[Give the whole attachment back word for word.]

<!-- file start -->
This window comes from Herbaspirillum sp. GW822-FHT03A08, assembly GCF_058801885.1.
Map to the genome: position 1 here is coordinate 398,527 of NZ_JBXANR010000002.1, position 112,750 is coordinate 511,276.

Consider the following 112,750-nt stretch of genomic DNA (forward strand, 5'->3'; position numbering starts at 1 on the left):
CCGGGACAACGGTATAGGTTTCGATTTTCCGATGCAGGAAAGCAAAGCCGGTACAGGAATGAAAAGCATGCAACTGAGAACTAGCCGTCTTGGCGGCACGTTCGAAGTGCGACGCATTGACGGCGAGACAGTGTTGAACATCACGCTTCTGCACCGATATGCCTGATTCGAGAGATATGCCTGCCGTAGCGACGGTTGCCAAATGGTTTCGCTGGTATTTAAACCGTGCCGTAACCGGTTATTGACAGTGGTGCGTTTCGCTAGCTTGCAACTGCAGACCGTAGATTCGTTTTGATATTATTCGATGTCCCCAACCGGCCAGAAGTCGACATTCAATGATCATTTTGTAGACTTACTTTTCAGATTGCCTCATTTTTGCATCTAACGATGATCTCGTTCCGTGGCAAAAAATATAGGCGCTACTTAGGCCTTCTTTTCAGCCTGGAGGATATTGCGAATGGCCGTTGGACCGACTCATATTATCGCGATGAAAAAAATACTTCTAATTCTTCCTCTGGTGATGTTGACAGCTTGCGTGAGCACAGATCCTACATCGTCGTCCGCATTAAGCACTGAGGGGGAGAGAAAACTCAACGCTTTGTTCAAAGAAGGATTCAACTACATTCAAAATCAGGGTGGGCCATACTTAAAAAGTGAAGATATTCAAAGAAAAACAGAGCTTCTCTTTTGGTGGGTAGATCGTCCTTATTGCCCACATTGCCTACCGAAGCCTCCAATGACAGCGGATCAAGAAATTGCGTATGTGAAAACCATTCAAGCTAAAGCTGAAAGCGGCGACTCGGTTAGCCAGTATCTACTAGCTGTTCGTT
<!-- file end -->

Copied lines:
This window comes from Herbaspirillum sp. GW822-FHT03A08, assembly GCF_058801885.1.
Map to the genome: position 1 here is coordinate 398,527 of NZ_JBXANR010000002.1, position 112,750 is coordinate 511,276.

Consider the following 112,750-nt stretch of genomic DNA (forward strand, 5'->3'; position numbering starts at 1 on the left):
CCGGGACAACGGTATAGGTTTCGATTTTCCGATGCAGGAAAGCAAAGCCGGTACAGGAATGAAAAGCATGCAACTGAGAACTAGCCGTCTTGGCGGCACGTTCGAAGTGCGACGCATTGACGGCGAGACAGTGTTGAACATCACGCTTCTGCACCGATATGCCTGATTCGAGAGATATGCCTGCCGTAGCGACGGTTGCCAAATGGTTTCGCTGGTATTTAAACCGTGCCGTAACCGGTTATTGACAGTGGTGCGTTTCGCTAGCTTGCAACTGCAGACCGTAGATTCGTTTTGATATTATTCGATGTCCCCAACCGGCCAGAAGTCGACATTCAATGATCATTTTGTAGACTTACTTTTCAGATTGCCTCATTTTTGCATCTAACGATGATCTCGTTCCGTGGCAAAAAATATAGGCGCTACTTAGGCCTTCTTTTCAGCCTGGAGGATATTGCGAATGGCCGTTGGACCGACTCATATTATCGCGATGAAAAAAATACTTCTAATTCTTCCTCTGGTGATGTTGACAGCTTGCGTGAGCACAGATCCTACATCGTCGTCCGCATTAAGCACTGAGGGGGAGAGAAAACTCAACGCTTTGTTCAAAGAAGGATTCAACTACATTCAAAATCAGGGTGGGCCATACTTAAAAAGTGAAGATATTCAAAGAAAAACAGAGCTTCTCTTTTGGTGGGTAGATCGTCCTTATTGCCCACATTGCCTACCGAAGCCTCCAATGACAGCGGATCAAGAAATTGCGTATGTGAAAACCATTCAAGCTAAAGCTGAAAGCGGCGACTCGGTTAGCCAGTATCTACTAGCTGTTCGTT